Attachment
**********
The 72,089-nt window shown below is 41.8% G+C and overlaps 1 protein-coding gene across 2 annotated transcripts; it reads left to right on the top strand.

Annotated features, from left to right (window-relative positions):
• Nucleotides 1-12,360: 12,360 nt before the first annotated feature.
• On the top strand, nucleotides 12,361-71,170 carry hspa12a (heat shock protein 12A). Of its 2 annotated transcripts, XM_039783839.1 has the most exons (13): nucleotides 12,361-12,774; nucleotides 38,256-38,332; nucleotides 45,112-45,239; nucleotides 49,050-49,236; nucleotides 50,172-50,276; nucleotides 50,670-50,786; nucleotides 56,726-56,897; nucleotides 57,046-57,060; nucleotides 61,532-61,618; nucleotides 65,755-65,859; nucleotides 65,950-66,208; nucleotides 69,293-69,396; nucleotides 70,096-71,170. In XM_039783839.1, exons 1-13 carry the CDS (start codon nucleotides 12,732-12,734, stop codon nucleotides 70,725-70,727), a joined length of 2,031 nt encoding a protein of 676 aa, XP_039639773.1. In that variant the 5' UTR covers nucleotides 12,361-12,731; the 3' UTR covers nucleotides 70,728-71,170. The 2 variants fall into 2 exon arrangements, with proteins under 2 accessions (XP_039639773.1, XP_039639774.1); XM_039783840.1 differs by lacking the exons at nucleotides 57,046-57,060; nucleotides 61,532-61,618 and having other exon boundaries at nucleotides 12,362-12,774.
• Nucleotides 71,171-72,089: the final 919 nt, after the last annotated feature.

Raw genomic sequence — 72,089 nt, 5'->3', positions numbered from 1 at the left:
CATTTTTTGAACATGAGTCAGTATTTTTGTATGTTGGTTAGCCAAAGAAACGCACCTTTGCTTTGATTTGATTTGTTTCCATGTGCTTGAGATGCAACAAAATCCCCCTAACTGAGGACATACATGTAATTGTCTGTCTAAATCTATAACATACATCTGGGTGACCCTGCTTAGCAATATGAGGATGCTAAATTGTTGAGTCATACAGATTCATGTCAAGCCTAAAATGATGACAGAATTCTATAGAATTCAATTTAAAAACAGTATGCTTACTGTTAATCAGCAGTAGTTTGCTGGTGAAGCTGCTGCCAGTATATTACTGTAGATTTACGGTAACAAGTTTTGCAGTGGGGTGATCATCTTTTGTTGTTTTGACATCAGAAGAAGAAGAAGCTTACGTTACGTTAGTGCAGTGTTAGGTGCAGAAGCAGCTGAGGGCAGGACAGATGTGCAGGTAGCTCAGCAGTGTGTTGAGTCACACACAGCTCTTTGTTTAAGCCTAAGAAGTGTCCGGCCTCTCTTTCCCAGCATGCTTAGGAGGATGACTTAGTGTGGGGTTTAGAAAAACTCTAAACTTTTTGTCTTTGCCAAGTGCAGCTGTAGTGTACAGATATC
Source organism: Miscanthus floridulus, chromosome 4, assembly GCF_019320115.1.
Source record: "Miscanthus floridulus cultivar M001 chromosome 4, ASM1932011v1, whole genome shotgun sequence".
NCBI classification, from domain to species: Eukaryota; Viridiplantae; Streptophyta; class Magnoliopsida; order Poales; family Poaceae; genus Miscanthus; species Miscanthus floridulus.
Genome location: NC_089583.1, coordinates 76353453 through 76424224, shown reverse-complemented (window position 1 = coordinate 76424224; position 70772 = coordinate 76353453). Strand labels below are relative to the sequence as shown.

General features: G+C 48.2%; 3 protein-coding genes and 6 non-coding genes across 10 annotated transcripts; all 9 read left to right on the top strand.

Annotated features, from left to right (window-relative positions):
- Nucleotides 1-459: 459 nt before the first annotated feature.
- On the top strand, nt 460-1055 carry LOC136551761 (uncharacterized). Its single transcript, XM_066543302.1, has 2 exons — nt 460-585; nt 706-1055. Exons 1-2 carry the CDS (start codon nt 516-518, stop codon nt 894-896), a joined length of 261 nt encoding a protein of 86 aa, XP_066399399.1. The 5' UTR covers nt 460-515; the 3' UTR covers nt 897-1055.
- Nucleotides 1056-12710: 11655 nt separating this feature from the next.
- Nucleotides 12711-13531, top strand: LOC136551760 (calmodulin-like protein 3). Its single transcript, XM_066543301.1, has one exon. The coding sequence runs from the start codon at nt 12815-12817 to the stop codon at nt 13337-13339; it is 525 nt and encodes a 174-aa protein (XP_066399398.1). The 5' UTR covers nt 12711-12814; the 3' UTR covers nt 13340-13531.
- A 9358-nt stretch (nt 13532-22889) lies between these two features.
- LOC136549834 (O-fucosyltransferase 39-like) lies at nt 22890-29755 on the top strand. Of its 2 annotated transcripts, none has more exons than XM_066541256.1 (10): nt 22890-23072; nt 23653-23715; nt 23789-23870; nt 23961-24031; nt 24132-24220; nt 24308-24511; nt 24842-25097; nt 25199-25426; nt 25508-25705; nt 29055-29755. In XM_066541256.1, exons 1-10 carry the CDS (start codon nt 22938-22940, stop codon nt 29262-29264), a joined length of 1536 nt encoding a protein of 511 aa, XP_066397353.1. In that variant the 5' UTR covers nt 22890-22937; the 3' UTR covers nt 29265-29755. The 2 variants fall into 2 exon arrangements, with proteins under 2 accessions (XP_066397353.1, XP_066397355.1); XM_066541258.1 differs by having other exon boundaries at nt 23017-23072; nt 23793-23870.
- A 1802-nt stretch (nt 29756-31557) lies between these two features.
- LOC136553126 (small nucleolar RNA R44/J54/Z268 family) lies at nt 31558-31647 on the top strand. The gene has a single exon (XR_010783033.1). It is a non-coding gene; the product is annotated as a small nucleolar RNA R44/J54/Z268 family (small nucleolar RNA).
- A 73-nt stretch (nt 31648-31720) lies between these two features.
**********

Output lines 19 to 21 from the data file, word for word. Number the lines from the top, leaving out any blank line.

- LOC136549834 (O-fucosyltransferase 39-like) lies at nt 22890-29755 on the top strand. Of its 2 annotated transcripts, none has more exons than XM_066541256.1 (10): nt 22890-23072; nt 23653-23715; nt 23789-23870; nt 23961-24031; nt 24132-24220; nt 24308-24511; nt 24842-25097; nt 25199-25426; nt 25508-25705; nt 29055-29755. In XM_066541256.1, exons 1-10 carry the CDS (start codon nt 22938-22940, stop codon nt 29262-29264), a joined length of 1536 nt encoding a protein of 511 aa, XP_066397353.1. In that variant the 5' UTR covers nt 22890-22937; the 3' UTR covers nt 29265-29755. The 2 variants fall into 2 exon arrangements, with proteins under 2 accessions (XP_066397353.1, XP_066397355.1); XM_066541258.1 differs by having other exon boundaries at nt 23017-23072; nt 23793-23870.
- A 1802-nt stretch (nt 29756-31557) lies between these two features.
- LOC136553126 (small nucleolar RNA R44/J54/Z268 family) lies at nt 31558-31647 on the top strand. The gene has a single exon (XR_010783033.1). It is a non-coding gene; the product is annotated as a small nucleolar RNA R44/J54/Z268 family (small nucleolar RNA).